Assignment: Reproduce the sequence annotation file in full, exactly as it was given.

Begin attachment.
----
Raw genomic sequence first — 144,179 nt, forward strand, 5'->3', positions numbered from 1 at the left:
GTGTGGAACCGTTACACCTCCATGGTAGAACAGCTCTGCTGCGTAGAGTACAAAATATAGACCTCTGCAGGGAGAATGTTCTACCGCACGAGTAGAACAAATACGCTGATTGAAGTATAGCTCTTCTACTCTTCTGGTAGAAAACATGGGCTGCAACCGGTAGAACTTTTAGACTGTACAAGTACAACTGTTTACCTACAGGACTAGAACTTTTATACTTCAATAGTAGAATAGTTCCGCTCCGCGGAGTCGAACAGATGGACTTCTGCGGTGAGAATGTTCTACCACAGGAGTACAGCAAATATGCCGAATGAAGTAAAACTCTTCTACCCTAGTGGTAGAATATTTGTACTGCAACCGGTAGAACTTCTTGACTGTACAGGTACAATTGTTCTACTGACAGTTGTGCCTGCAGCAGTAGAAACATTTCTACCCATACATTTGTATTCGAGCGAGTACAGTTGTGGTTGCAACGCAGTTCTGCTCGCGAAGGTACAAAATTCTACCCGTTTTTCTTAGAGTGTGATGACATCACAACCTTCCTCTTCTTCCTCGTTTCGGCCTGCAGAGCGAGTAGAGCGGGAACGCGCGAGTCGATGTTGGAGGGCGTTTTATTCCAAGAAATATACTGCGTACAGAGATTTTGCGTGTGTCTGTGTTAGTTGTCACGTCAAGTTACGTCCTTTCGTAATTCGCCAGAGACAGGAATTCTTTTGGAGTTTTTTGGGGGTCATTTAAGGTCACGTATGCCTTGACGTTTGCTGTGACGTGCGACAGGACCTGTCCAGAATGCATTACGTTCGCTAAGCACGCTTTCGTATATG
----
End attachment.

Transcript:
Raw genomic sequence first — 144,179 nt, forward strand, 5'->3', positions numbered from 1 at the left:
GTGTGGAACCGTTACACCTCCATGGTAGAACAGCTCTGCTGCGTAGAGTACAAAATATAGACCTCTGCAGGGAGAATGTTCTACCGCACGAGTAGAACAAATACGCTGATTGAAGTATAGCTCTTCTACTCTTCTGGTAGAAAACATGGGCTGCAACCGGTAGAACTTTTAGACTGTACAAGTACAACTGTTTACCTACAGGACTAGAACTTTTATACTTCAATAGTAGAATAGTTCCGCTCCGCGGAGTCGAACAGATGGACTTCTGCGGTGAGAATGTTCTACCACAGGAGTACAGCAAATATGCCGAATGAAGTAAAACTCTTCTACCCTAGTGGTAGAATATTTGTACTGCAACCGGTAGAACTTCTTGACTGTACAGGTACAATTGTTCTACTGACAGTTGTGCCTGCAGCAGTAGAAACATTTCTACCCATACATTTGTATTCGAGCGAGTACAGTTGTGGTTGCAACGCAGTTCTGCTCGCGAAGGTACAAAATTCTACCCGTTTTTCTTAGAGTGTGATGACATCACAACCTTCCTCTTCTTCCTCGTTTCGGCCTGCAGAGCGAGTAGAGCGGGAACGCGCGAGTCGATGTTGGAGGGCGTTTTATTCCAAGAAATATACTGCGTACAGAGATTTTGCGTGTGTCTGTGTTAGTTGTCACGTCAAGTTACGTCCTTTCGTAATTCGCCAGAGACAGGAATTCTTTTGGAGTTTTTTGGGGGTCATTTAAGGTCACGTATGCCTTGACGTTTGCTGTGACGTGCGACAGGACCTGTCCAGAATGCATTACGTTCGCTAAGCACGCTTTCGTATATG